Early Adoption

I own an Apple Newton.  Ever heard of it?  It was the tablet PDA that Apple produced back in the early 90’s.  I got mine in 1993.  It was great, it could recognize my hand writing, which is a feat since my Doctor can’t even read it, keep my calendar, address book, notes from lectures, etc.  But, it never took off and the promised applications never were developed.  Soon my Newton ended up being little more than a paperweight as I went back to my day planner. I was an early adopter of technology and it didn’t pay.

SAP, when they built their ESS/MSS functionality, did it using Web Dynpro for Java.  The argument was that Java was a better language for web-based applications than ABAP was.  The user community screamed since all their SAP work had been done using SAP’s native programming language, ABAP.  Not only did they not have the resources to do Java programming, they didn’t want to.  Their ABAP programmers largely weren’t interested in learning Java. But, sometimes, when you want to have functionality, you have to take it as you can get it.  The choice was clear, do it SAP’s way, go with another 3rd party product or don’t do it at all.

SAP listened and they decided to do what the user community wanted and started developing new web functionality in ABAP.  The problem was, all the existing functionality was still in Java, so now we are running two technologies in the Employee Portal.  This wasn’t going to do, and SAP agreed to migrate all the existing Java to ABAP in future releases.  That’s great, but anything that was implemented or customized would have to be redone.

With the release of Enhancement Pack 5, SAP has most of the HCM space portal offerings migrated to ABAP, and in my opinion, they have come a long way.  I had a chance to play with the EhP5 version of ESS/MSS (now called Employee Portal and Manager Portal) at SAPPHIRE and I was very pleased and look to implement as soon as we can.  However, I’m grateful we’ve not implemented any of the portal tools to date because being an early adopter here wouldn’t have paid.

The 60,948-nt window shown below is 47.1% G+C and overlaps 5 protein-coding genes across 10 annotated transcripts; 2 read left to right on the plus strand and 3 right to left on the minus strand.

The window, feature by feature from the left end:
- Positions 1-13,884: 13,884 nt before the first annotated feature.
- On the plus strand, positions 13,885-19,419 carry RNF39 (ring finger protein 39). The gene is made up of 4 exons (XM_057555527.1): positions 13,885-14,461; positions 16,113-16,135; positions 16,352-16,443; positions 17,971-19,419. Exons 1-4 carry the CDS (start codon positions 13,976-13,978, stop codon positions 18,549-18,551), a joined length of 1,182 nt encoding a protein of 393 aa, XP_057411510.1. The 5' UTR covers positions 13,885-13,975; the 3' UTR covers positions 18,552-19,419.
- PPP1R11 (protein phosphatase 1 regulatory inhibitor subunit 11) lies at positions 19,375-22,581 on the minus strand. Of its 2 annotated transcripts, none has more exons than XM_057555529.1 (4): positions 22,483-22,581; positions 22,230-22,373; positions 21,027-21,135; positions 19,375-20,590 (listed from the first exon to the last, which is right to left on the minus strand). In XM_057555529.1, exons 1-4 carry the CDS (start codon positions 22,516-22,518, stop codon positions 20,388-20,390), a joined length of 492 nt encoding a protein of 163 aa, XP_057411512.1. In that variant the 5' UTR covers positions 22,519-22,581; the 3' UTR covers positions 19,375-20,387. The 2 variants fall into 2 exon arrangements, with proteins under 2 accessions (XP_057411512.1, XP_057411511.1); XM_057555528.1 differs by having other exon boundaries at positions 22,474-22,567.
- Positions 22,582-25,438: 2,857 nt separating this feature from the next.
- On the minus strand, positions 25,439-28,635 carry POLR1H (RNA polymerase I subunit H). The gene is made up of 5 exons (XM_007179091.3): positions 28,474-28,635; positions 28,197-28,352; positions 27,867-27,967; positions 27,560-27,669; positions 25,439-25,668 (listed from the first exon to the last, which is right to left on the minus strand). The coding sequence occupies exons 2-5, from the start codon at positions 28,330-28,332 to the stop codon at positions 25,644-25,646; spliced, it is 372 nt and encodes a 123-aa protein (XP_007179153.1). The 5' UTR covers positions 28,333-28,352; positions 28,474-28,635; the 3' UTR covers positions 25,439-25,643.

This isn’t the only time SAP has done it.  They have a great tool called Employee Interaction Center, which is essentially CRM for Employees.  They rolled this out as part of HCM with a previous Enhancment Pack and now have decided that they are going to offer it as part of a Shared Services offering which requires that you own CRM.  They won’t stop supporting EIC under EhP4, but they aren’t going to develop it anymore either.  In other words, they lit it on fire with the change of direction and its a burning platform now.  Why would we want to implement it when we know its doomed?

It’s great to have the latest and greatest in features, functionality and tools, but you have to consider the long-term implications and cost of being on the bleeding edge.  You don’t want your employee portal to go the way of the Newton after all.

This entry was posted in EhP5, EIC, ESS/MSS, Perspective, SAP. Bookmark the permalink.

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